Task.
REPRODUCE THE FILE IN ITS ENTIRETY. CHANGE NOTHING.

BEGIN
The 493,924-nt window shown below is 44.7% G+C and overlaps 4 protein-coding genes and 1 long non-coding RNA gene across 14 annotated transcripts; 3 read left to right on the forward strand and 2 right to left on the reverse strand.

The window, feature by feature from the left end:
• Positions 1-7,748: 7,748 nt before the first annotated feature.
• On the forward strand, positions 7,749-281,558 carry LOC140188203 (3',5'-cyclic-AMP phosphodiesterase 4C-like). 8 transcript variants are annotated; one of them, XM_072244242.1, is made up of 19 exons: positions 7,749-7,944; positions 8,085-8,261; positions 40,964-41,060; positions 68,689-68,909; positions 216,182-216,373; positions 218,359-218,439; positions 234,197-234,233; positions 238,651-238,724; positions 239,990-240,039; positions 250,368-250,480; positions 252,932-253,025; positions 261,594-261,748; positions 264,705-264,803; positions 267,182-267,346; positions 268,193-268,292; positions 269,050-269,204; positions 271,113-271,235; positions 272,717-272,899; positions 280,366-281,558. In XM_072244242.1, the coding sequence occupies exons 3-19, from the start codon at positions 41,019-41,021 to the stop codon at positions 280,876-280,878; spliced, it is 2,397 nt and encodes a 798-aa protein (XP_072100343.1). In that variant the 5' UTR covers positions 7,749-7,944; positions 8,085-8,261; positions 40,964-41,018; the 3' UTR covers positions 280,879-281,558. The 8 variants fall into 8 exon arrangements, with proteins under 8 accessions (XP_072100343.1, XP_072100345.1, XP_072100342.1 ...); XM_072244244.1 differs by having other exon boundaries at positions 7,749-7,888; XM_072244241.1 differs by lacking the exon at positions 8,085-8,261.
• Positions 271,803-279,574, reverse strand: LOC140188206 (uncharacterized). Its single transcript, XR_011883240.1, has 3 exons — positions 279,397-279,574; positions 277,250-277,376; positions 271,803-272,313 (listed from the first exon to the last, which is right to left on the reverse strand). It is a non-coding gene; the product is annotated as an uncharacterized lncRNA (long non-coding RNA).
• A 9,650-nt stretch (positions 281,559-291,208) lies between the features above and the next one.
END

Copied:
The 493,924-nt window shown below is 44.7% G+C and overlaps 4 protein-coding genes and 1 long non-coding RNA gene across 14 annotated transcripts; 3 read left to right on the forward strand and 2 right to left on the reverse strand.

The window, feature by feature from the left end:
• Positions 1-7,748: 7,748 nt before the first annotated feature.
• On the forward strand, positions 7,749-281,558 carry LOC140188203 (3',5'-cyclic-AMP phosphodiesterase 4C-like). 8 transcript variants are annotated; one of them, XM_072244242.1, is made up of 19 exons: positions 7,749-7,944; positions 8,085-8,261; positions 40,964-41,060; positions 68,689-68,909; positions 216,182-216,373; positions 218,359-218,439; positions 234,197-234,233; positions 238,651-238,724; positions 239,990-240,039; positions 250,368-250,480; positions 252,932-253,025; positions 261,594-261,748; positions 264,705-264,803; positions 267,182-267,346; positions 268,193-268,292; positions 269,050-269,204; positions 271,113-271,235; positions 272,717-272,899; positions 280,366-281,558. In XM_072244242.1, the coding sequence occupies exons 3-19, from the start codon at positions 41,019-41,021 to the stop codon at positions 280,876-280,878; spliced, it is 2,397 nt and encodes a 798-aa protein (XP_072100343.1). In that variant the 5' UTR covers positions 7,749-7,944; positions 8,085-8,261; positions 40,964-41,018; the 3' UTR covers positions 280,879-281,558. The 8 variants fall into 8 exon arrangements, with proteins under 8 accessions (XP_072100343.1, XP_072100345.1, XP_072100342.1 ...); XM_072244244.1 differs by having other exon boundaries at positions 7,749-7,888; XM_072244241.1 differs by lacking the exon at positions 8,085-8,261.
• Positions 271,803-279,574, reverse strand: LOC140188206 (uncharacterized). Its single transcript, XR_011883240.1, has 3 exons — positions 279,397-279,574; positions 277,250-277,376; positions 271,803-272,313 (listed from the first exon to the last, which is right to left on the reverse strand). It is a non-coding gene; the product is annotated as an uncharacterized lncRNA (long non-coding RNA).
• A 9,650-nt stretch (positions 281,559-291,208) lies between the features above and the next one.